Black Voices in Education: Septima Poinsette Clark
Septima Poinsette Clark was an educator, civil rights activist, and pioneer in grassroots citizenship education. She was born in Charleston, South Carolina in 1898, to parents who strongly encouraged education. Septima started her first teaching job on Johns Island, and spent nearly 30 years teaching throughout South Carolina, pursuing her own education during summer breaks.
While teaching in Charleston, Septima joined the local branch of the National Association for the Advancement of Colored People (NAACP), and also conducted workshops during the summer at a grassroots education center in Monteagle, Tennessee. In 1956, when South Carolina passed a statute prohibiting city employees from belonging to civil rights organizations, Septima refused to resign from the NAACP, and instead moved to Tennessee to continue teaching workshops dedicated to social justice. Believing that literacy and political empowerment are inextricably linked, Septima taught Black Americans basic literacy skills, their rights and duties as U.S. citizens, and how to fill out voter registration forms. Civil rights icon Rosa Parks attended one of Septima’s workshops in 1955.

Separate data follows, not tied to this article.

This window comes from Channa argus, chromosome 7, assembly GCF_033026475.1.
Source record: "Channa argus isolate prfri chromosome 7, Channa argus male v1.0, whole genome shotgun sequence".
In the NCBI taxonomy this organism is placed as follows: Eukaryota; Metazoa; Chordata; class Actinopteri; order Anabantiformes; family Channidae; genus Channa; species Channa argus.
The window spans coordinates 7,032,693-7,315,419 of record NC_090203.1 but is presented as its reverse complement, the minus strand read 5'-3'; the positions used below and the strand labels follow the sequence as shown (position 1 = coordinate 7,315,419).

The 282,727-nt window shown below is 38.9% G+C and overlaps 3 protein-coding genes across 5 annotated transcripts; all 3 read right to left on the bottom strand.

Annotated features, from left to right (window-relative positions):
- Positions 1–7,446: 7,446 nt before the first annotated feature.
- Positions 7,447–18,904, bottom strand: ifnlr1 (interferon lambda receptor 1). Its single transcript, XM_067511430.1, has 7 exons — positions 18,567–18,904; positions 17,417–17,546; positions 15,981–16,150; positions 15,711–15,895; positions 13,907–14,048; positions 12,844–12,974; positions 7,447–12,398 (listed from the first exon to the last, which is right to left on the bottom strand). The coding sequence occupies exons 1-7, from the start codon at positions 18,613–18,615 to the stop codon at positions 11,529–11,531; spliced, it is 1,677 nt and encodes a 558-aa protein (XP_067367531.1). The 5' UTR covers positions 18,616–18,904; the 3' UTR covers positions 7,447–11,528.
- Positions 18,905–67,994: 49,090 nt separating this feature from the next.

In 1961, Septima became Director of Education and Teaching at the Southern Christian Leadership Conference (SCLC), conducting teacher training and developing curriculum. Under her leadership, more than 800 citizenship schools were created across the South, empowering thousands of Black Americans to gain literacy skills, vote, and know their rights as citizens. As Dr. Martin Luther King Jr., founder of the SCLC, asserted in 1959, “The hope of the future rests upon… women of integrity, honesty, and courage like Septima P. Clark.”